Better than you'd find in any novel. Dogged persistence was needed to face the opposition of the might of the Murdoch empire — money, lies and destruction of evidence. Rupert Murdoch's greed for money and power is so extensive that, in my opinion, it is evil. He is, however, a sweetie compared to his son, heir and rival, James.
The end of the book is not the end of the tale. Very few were found guilty when far from all this went to court. That the Murdoch empire spent 30 times on defence what the prosecution spent also contributed to the low conviction rate. It is quite clear though, that on any reading of what was known, that the vast majority were as guilty as sin. The really depressing conclusion at the end of the book is the recognition that if it were not Murdoch, it would be someone else. It is how the Labor party and Labor politicians are being treated now … even good things being given a constantly negative spin, and the negatives of the Liberals always being presented in the most favourable light possible.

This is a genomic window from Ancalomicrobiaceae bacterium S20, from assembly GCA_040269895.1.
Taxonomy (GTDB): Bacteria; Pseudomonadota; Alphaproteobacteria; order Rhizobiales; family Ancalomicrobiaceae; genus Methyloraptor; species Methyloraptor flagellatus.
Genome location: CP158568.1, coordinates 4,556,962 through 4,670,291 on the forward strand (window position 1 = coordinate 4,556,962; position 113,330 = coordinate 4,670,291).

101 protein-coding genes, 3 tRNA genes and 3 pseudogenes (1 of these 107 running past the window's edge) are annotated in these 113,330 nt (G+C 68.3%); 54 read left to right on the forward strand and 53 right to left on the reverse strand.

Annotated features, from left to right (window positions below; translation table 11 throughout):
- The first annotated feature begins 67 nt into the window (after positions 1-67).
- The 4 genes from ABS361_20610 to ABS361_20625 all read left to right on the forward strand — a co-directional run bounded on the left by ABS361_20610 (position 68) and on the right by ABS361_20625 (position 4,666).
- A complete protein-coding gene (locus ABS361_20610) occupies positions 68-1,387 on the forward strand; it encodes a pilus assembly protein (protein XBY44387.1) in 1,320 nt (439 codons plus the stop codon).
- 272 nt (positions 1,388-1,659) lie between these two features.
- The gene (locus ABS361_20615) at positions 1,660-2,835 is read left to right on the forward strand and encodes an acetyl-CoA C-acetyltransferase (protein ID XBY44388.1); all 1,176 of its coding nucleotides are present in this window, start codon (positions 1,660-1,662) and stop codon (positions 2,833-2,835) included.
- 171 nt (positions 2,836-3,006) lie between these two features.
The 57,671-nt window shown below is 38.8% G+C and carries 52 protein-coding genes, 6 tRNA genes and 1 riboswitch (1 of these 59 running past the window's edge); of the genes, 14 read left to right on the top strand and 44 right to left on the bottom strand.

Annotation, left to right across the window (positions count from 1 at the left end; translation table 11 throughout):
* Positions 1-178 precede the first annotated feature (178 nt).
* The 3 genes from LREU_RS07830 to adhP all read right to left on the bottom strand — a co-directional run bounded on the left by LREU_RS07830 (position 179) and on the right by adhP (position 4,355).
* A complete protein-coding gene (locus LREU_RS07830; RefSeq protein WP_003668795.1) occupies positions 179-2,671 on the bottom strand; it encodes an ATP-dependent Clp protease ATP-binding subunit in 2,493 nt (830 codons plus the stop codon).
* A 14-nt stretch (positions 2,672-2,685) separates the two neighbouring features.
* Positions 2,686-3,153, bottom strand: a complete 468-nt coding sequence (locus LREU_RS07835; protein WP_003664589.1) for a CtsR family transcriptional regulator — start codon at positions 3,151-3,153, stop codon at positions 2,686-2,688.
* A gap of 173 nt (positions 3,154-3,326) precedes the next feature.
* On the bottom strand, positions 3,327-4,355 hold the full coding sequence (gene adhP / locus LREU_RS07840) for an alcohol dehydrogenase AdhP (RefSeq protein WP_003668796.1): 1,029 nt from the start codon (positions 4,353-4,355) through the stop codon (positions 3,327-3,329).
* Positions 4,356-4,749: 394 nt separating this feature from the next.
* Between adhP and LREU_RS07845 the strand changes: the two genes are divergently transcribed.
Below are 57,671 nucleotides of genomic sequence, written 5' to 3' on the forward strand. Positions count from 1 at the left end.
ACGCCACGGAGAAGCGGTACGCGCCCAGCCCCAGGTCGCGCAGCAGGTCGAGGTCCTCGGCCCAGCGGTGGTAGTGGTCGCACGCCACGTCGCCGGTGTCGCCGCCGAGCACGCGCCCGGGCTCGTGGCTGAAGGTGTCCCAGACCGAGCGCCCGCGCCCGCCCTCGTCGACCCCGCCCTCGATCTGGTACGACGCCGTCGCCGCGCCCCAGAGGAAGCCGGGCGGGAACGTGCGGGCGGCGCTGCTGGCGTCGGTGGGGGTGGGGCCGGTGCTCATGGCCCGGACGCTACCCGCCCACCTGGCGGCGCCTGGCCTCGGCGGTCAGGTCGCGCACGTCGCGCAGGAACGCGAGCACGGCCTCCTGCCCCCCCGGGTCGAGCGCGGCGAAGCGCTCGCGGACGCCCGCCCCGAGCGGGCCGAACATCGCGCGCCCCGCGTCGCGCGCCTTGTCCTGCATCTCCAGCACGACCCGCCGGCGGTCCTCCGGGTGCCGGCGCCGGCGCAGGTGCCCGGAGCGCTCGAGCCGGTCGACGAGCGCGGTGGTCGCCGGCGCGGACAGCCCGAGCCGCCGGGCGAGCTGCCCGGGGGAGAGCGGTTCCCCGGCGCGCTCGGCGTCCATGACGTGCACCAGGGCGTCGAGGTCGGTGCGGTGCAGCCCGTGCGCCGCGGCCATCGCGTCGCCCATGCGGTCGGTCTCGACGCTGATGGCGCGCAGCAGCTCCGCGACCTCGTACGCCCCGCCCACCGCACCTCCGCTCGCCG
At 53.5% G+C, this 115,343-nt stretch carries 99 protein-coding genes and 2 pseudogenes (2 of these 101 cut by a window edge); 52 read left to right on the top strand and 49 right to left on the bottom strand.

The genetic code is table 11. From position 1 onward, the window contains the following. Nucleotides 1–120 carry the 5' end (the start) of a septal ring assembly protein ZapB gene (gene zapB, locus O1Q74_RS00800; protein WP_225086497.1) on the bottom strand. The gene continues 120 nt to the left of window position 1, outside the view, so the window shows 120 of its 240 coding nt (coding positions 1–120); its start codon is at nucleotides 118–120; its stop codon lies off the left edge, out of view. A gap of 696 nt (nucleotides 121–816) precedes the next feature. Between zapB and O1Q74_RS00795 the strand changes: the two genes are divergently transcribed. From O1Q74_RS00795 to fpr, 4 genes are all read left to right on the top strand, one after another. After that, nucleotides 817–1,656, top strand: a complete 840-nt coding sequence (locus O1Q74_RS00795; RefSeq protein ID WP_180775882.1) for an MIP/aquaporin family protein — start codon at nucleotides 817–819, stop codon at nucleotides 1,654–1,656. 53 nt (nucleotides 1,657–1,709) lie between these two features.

Recommended for everyone, if for no other reason than to raise awareness of how biased the presentation of news is and how that's done. I have no faith that the Murdoch empire has cleaned up its act. It is not a pretty picture. Borrowed from my local library. Jul 18, Dikshant Jain rated it it was amazing. The book is about boardroom decisions affecting the common man. The extent to which the management can stoop to generate profit and power. Reading the book reminds me of the environment we all work in - its the same.